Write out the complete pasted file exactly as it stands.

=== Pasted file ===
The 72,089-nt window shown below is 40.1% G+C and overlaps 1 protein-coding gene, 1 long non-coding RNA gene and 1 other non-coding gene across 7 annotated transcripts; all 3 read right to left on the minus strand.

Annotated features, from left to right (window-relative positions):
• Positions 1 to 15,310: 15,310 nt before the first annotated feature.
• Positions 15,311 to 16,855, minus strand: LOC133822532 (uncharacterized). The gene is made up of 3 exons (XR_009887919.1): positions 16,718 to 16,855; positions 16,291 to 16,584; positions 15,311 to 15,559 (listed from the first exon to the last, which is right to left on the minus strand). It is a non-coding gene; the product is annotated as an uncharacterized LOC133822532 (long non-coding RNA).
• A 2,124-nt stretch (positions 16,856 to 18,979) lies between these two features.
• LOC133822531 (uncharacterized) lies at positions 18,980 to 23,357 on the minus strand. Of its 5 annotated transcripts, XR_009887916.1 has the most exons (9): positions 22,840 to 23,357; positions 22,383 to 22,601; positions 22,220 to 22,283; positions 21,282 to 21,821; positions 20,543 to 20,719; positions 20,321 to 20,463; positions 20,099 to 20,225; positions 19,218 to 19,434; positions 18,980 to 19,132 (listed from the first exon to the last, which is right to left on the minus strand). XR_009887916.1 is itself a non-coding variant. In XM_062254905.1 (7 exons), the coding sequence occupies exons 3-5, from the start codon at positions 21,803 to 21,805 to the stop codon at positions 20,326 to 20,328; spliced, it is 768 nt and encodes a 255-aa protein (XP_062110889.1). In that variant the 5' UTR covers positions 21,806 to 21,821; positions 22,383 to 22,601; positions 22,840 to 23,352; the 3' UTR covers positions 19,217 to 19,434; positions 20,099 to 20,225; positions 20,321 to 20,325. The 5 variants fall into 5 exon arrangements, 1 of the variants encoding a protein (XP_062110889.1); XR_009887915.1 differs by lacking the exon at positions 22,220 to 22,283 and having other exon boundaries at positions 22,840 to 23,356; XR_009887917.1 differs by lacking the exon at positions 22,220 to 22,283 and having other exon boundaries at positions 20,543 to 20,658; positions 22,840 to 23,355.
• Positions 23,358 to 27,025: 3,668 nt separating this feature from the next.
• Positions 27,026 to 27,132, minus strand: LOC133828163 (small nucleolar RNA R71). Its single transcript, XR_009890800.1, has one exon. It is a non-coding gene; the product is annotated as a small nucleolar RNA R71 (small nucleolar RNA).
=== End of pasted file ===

The 72,089-nt window shown below is 40.1% G+C and overlaps 1 protein-coding gene, 1 long non-coding RNA gene and 1 other non-coding gene across 7 annotated transcripts; all 3 read right to left on the minus strand.

Annotated features, from left to right (window-relative positions):
• Positions 1 to 15,310: 15,310 nt before the first annotated feature.
• Positions 15,311 to 16,855, minus strand: LOC133822532 (uncharacterized). The gene is made up of 3 exons (XR_009887919.1): positions 16,718 to 16,855; positions 16,291 to 16,584; positions 15,311 to 15,559 (listed from the first exon to the last, which is right to left on the minus strand). It is a non-coding gene; the product is annotated as an uncharacterized LOC133822532 (long non-coding RNA).
• A 2,124-nt stretch (positions 16,856 to 18,979) lies between these two features.
• LOC133822531 (uncharacterized) lies at positions 18,980 to 23,357 on the minus strand. Of its 5 annotated transcripts, XR_009887916.1 has the most exons (9): positions 22,840 to 23,357; positions 22,383 to 22,601; positions 22,220 to 22,283; positions 21,282 to 21,821; positions 20,543 to 20,719; positions 20,321 to 20,463; positions 20,099 to 20,225; positions 19,218 to 19,434; positions 18,980 to 19,132 (listed from the first exon to the last, which is right to left on the minus strand). XR_009887916.1 is itself a non-coding variant. In XM_062254905.1 (7 exons), the coding sequence occupies exons 3-5, from the start codon at positions 21,803 to 21,805 to the stop codon at positions 20,326 to 20,328; spliced, it is 768 nt and encodes a 255-aa protein (XP_062110889.1). In that variant the 5' UTR covers positions 21,806 to 21,821; positions 22,383 to 22,601; positions 22,840 to 23,352; the 3' UTR covers positions 19,217 to 19,434; positions 20,099 to 20,225; positions 20,321 to 20,325. The 5 variants fall into 5 exon arrangements, 1 of the variants encoding a protein (XP_062110889.1); XR_009887915.1 differs by lacking the exon at positions 22,220 to 22,283 and having other exon boundaries at positions 22,840 to 23,356; XR_009887917.1 differs by lacking the exon at positions 22,220 to 22,283 and having other exon boundaries at positions 20,543 to 20,658; positions 22,840 to 23,355.
• Positions 23,358 to 27,025: 3,668 nt separating this feature from the next.
• Positions 27,026 to 27,132, minus strand: LOC133828163 (small nucleolar RNA R71). Its single transcript, XR_009890800.1, has one exon. It is a non-coding gene; the product is annotated as a small nucleolar RNA R71 (small nucleolar RNA).